We received for review the Brunswick Wood Preserving Site Final Design
Report dated October 14, 2004. This document discusses in detail the planned
project for remediating the Brunswick Wood Preserving Site.
The Design follows previous models for incorporating toxic site soils, and
the remaining toxic waste piles, into two caps for reducing rainwater
movement. The caps would be placed on top of old pond areas where
contamination remains in contact with groundwater. Barrier-wall impoundments
would be constructed around underground waste to slow release of site
contaminants into groundwater.
In addition to the Design this document includes the results of recent
studies at the site, and previously unavailable discussion of the site
groundwater and underlying geology. The document provides the most complete
view of the site yet released.
The Environmental Protection Agency stated in the Record of Decision and at
a formal Public Meeting that the limestone layer beneath the site would act
as a fully confining floor for the proposed barrier walled impoundments. It
appears from the actual data this presumption was too optimistic and the
limestone layer is not full protection for the lower aquifers.
The Brunswick Wood Preserving Superfund site (“BWP” or the “site”) is an old
wood treatment facility. The plant produced creosote and CCA
(copper-chromium-arsenate) soaked wood products from local timber. A large
contaminated area includes heavy metals, aromatic hydrocarbons (some are
known to cause cancer) and dioxins. Cleanup operations by both the U.S.
Environmental Protection Agency (EPA) and the State of Georgia left
considerable toxic waste at the site. Two toxic plumes of groundwater flow
underground from the site. Toxic releases into adjacent Burnett Creek are
still common. There have been numerous studies and meetings for this site.
A Record of Decision (ROD) and Public Meeting were held earlier to discuss
Overview of the
There are six basic parts to the remedy proposed in the ROD:
Construction of two underground confining areas in the old ponds by digging
trenches down to a limestone layer and backfilling with a slurry of
materials to form barrier “walled” impoundments;
Consolidating contaminated on-site surface ground materials onto the top of
the confined pond impoundments;
Digging out areas of contaminated creek sediments from Burnett Creek and
placing them within the consolidated areas on top of the old pond
Placing a rainwater-shedding cover on top of the impoundment mounds;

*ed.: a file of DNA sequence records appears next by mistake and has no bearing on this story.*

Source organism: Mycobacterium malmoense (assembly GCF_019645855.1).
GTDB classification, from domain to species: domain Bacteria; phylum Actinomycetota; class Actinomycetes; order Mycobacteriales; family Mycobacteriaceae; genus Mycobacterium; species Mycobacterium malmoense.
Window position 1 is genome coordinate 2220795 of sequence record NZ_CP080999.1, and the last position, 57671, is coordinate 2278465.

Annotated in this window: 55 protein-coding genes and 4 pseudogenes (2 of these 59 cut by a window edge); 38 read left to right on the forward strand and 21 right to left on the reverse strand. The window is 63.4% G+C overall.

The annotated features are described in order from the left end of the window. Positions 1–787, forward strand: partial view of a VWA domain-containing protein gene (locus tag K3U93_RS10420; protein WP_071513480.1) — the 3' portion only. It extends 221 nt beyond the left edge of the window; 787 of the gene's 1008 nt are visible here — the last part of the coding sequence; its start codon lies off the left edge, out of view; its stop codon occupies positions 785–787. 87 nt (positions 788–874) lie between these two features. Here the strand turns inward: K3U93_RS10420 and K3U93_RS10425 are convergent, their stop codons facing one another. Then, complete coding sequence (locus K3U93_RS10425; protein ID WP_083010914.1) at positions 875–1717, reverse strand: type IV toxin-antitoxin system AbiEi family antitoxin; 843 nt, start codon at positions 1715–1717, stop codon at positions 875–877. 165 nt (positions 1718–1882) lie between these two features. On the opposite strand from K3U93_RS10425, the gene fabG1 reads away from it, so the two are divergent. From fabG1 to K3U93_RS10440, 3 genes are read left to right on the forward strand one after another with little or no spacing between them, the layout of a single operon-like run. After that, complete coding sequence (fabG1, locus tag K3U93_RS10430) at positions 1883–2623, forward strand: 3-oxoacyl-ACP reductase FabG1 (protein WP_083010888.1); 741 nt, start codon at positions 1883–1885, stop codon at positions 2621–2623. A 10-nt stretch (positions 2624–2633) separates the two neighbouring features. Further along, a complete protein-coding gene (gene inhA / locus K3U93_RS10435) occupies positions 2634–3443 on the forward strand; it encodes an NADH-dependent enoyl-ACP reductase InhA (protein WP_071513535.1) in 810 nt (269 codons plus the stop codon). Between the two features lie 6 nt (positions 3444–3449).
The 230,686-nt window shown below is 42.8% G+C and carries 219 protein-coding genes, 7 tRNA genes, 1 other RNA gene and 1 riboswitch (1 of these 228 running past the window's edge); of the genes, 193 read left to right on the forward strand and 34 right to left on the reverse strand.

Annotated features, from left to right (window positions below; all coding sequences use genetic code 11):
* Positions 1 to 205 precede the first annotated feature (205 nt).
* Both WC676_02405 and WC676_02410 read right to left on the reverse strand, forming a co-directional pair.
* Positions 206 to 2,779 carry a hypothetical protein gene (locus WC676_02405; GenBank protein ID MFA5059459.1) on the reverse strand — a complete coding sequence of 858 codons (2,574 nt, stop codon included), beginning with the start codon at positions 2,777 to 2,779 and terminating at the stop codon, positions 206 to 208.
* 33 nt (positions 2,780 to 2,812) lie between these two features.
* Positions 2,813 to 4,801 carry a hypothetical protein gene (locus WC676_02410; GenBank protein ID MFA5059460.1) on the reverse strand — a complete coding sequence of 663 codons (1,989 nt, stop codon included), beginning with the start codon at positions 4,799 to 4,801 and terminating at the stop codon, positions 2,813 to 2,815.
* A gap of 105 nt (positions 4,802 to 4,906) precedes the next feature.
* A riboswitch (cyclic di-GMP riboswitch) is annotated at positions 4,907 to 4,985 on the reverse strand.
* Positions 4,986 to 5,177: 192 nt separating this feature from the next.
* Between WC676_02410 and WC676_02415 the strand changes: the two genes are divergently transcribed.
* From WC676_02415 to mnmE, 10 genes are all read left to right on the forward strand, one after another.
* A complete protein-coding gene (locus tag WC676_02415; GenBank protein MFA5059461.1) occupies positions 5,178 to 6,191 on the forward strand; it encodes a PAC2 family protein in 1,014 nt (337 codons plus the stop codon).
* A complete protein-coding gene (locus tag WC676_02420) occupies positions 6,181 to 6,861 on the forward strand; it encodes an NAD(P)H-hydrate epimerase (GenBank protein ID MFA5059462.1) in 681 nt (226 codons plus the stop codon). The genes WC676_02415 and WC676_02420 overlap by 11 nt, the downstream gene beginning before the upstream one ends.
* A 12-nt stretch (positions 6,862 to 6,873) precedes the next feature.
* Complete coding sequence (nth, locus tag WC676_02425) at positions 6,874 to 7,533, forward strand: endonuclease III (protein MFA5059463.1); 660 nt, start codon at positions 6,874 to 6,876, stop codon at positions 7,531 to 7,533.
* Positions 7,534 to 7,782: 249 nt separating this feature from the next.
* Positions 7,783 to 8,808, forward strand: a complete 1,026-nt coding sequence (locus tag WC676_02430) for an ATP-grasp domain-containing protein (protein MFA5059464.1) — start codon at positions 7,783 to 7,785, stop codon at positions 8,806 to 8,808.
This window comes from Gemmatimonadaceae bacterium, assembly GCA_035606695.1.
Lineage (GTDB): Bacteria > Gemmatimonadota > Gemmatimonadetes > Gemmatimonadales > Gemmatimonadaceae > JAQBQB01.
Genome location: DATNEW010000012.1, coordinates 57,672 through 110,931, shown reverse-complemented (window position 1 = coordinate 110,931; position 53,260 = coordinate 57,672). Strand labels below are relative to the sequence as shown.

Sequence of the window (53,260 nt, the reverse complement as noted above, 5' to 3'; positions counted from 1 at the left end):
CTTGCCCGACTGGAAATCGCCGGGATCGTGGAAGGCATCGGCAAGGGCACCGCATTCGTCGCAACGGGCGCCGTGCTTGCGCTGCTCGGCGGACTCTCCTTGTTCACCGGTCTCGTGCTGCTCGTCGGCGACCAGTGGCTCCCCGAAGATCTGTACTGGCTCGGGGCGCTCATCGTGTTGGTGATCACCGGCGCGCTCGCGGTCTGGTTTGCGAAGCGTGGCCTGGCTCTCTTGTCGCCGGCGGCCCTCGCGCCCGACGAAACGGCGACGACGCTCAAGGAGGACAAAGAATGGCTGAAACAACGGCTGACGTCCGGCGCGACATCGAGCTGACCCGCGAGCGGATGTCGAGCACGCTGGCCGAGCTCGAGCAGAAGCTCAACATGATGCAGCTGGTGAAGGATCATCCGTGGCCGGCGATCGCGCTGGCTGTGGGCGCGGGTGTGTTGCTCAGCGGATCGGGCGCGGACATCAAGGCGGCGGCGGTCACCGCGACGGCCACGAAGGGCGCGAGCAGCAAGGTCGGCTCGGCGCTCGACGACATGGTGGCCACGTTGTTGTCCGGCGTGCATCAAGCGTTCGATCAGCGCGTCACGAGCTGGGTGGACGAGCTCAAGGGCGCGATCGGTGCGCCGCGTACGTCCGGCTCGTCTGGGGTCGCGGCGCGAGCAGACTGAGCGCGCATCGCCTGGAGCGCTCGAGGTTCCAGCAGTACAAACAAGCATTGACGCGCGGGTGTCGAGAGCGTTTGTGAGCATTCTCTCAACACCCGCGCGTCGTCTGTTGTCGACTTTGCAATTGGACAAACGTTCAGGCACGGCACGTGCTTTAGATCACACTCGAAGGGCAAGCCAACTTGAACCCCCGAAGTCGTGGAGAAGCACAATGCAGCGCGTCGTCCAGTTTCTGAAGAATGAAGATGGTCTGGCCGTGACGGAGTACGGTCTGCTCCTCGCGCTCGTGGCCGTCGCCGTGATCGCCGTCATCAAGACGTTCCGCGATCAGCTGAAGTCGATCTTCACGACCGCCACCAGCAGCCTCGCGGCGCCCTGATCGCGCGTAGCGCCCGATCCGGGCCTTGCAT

Treating remaining groundwater areas outside of the impoundments; and,
Long-term monitoring and site maintenance.
Overview of the
The Brunswick Wood Preserving site is not stable: there are groundwater
contamination plumes spreading west and south from the site; dense
non-aqueous layers (DNALs) are sinking and moving beneath the site; there is
surface runoff into Burnett Creek; there are groundwater releases to Burnett
Creek; there are contaminated materials in Burnett Creek moving downstream;
and, trespassers are exposed to site contamination through faulty security.
The proposed barrier wall impoundments will confine a large percentage-- but
certainly not all-- of the waste within the borders of the former pond
areas. This will reduce, not end, the release of toxins into the surrounding
groundwater. This is not a treatment. The toxins will still be present, but
over time it may reduce the amount of waste release. It is not practical
with the information provided to determine how much waste will continue to
enter the system or how soon residents will see a difference.
Building a rainwater-reducing cap over the impoundments will somewhat reduce
water movement. However, the cap is too small to really change the amount of
rainwater adding to the groundwater, so flow will not be impacted
significantly. Further, the Dense Non-Aqueous Layers of pollutants are
moving as a result of gravity, not driven by groundwater flow. The cap
should have no impact on that material.
Consolidating the surface soils is not a cleanup, merely moving waste from
one part of the site to another provides no real advantage. There may be
some benefit to animals using the site, although EPA has done a poor job
quantifying environmental exposure.
The proposed cleanup of Burnett Creek is by far the best part of the Design.
The actual removal of waste from this stream can have big impact on the
health of area waters.